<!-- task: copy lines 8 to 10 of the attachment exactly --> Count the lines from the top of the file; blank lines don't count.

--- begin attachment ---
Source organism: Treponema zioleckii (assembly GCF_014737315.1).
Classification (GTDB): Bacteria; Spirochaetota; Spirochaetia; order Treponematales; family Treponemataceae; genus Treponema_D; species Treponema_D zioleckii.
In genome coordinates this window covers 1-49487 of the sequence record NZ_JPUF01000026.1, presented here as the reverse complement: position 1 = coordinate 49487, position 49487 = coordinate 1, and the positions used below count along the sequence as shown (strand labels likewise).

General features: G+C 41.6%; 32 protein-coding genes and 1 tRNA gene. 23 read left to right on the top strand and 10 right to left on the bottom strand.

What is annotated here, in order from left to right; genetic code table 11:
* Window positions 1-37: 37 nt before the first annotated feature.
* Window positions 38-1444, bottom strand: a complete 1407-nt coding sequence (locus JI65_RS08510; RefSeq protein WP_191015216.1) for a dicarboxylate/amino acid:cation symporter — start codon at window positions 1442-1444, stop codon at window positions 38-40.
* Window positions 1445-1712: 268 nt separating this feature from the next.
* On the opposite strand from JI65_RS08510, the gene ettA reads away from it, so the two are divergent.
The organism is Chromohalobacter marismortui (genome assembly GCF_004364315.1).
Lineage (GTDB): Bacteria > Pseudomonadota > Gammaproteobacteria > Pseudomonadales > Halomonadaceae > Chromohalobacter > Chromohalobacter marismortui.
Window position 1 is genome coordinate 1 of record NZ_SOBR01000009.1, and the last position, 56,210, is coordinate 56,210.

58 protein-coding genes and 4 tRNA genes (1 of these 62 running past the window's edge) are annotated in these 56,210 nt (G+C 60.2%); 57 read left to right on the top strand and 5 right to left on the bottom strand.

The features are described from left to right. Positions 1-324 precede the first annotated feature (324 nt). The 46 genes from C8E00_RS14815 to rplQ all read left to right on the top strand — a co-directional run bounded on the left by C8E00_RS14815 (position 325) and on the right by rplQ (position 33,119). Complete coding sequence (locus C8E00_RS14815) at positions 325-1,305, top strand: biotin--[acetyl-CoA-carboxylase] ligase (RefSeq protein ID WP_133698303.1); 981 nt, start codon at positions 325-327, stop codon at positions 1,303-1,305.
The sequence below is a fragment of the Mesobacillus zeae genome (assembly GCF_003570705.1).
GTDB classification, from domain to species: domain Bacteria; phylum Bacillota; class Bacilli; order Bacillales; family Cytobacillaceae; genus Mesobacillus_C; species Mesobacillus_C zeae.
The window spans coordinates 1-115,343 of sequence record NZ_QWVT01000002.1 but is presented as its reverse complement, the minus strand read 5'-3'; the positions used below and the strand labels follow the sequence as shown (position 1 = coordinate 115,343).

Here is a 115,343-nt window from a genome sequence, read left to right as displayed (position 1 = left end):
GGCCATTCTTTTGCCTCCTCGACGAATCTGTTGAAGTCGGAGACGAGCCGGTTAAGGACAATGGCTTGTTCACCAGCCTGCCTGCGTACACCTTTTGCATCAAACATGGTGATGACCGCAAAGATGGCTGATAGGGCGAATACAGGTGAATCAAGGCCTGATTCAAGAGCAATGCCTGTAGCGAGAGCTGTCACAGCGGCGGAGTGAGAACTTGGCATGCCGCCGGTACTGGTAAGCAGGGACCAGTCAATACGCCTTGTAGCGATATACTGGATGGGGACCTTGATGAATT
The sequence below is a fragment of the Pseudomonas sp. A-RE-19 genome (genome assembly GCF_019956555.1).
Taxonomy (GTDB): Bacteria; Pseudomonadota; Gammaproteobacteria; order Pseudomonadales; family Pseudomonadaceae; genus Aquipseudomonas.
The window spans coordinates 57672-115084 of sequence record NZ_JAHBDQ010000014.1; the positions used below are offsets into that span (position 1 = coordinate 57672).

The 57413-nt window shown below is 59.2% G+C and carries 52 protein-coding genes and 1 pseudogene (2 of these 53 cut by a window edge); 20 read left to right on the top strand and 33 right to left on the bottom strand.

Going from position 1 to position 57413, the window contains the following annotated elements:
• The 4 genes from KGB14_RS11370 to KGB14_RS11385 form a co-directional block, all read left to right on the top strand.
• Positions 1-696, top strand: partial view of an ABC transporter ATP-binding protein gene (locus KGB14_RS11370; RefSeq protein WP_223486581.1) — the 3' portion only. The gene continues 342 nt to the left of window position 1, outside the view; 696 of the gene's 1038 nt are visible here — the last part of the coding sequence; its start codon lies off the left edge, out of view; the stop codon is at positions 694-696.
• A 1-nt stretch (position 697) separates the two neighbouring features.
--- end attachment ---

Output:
* Window positions 1445-1712: 268 nt separating this feature from the next.
* On the opposite strand from JI65_RS08510, the gene ettA reads away from it, so the two are divergent.
The organism is Chromohalobacter marismortui (genome assembly GCF_004364315.1).